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To a very large extent, Hong Kong and Shenzhen have already or nearly attained the standard of an international metropolis in various aspects. In respect of economic size, the combined GDP of Hong Kong and Shenzhen was US$259 billion in 2006, ranking amongst the world’s top international metropolises, behind Tokyo, New York and London. With regard to the size of the city, the two cities occupy a combined area of over 3,000 square kilometres and have a combined population of over 20 million, surpassing both Tokyo and London. In terms of competitive edge, Hong Kong is a recognised regional and international financial centre and has a well-developed service sector, while Shenzhen is a world-class manufacturing centre for many products. Regarding transportation, the terminals in Hong Kong and the ports in Shenzhen rank among the top container ports in the world; Hong Kong has the busiest airport in the world in terms of cargo tonnage, while the number of passengers using the airports in Hong Kong and Shenzhen also rank among the top ten in the world. Based on the above, it is believed that Hong Kong and Shenzhen have all the right conditions to develop into a highly competitive international metropolis through further integration.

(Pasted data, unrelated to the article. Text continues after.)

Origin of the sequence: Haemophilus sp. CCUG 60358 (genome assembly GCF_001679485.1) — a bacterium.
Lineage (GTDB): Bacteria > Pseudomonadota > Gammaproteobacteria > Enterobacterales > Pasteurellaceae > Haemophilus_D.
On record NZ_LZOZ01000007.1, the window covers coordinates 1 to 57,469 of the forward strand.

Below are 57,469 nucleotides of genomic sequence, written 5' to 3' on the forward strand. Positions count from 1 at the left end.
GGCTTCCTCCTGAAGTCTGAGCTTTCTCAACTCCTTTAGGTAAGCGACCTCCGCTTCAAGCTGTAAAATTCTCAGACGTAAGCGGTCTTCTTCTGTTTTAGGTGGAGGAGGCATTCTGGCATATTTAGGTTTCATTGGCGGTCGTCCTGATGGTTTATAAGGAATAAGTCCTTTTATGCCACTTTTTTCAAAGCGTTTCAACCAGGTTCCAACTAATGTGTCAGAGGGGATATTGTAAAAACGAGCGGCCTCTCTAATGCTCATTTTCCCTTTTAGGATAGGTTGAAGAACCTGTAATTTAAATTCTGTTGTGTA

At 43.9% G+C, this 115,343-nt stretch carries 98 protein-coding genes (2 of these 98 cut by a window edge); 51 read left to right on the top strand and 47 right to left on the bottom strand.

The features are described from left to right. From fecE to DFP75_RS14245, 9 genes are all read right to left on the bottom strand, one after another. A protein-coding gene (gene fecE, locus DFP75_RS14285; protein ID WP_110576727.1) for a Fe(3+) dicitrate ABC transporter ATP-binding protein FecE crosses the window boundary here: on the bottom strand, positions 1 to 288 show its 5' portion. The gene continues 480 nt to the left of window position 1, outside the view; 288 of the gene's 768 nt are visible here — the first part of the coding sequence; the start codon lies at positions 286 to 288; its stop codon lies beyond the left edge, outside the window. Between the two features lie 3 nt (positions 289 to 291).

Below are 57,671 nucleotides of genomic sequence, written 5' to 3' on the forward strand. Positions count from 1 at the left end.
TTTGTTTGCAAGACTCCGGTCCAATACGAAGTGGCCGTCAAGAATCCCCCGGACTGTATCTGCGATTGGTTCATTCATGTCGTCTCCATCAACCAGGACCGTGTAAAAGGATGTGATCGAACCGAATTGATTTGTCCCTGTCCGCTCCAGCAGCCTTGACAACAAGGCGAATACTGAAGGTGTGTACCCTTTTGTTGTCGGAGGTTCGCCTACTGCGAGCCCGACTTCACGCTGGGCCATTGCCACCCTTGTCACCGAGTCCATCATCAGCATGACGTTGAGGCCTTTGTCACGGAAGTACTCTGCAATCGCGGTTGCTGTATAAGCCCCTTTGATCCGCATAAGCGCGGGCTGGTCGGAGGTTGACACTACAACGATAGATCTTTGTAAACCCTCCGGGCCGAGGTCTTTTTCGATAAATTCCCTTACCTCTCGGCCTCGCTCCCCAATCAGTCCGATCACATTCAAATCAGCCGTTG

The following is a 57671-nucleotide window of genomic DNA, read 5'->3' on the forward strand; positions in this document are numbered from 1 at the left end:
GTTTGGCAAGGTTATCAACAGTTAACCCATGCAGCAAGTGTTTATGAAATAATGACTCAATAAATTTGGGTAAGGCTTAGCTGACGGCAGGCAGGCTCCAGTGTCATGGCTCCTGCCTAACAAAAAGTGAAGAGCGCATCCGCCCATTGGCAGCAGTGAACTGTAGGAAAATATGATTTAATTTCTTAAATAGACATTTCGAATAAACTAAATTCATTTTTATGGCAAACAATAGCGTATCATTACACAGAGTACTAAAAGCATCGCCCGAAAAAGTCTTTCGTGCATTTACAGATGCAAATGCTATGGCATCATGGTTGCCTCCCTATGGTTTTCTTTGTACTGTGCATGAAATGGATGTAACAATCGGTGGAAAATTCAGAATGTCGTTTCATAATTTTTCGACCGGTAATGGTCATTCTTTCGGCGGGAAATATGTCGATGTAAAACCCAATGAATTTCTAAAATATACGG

On the other hand, we must be well aware that the establishment of a Hong Kong-Shenzhen Metropolis is a very long and challenging process. 5 For the Hong Kong-Shenzhen Metropolis, one of the basic pre-requisites is achieving the relatively free flow of key resources for production and daily life. 6 Under market forces, the two cities have been going through further integration in respect of the flow of capital, people, goods and information. There have been increasingly frequent and in-depth exchanges and resources sharing in the areas of consumption, property investment, employment, education, medical services, communications and transportation. However, from the perspective of establishing a Hong Kong-Shenzhen Metropolis, there is a long way to go from the status quo and trends of integration to achieving the potential of the synergies between the two cities to realise the desired roadmap. The level of synergies and cooperation between Hong Kong and Shenzhen is far from satisfactory. There is a lack of coordination in the institutional arrangements between the two cities in urban planning, infrastructure construction, frontier area development, two-way free flow of key production resources, and steering of industry competition and cooperation. As a result, the complementary functions of the two economies cannot be exploited to the fullest or reasonable extent and enterprises and residents of Hong Kong and Shenzhen are unable to take full advantage of the potential business, residential and livelihood benefits of the two cities, either severally or jointly, as they could if they were integrated.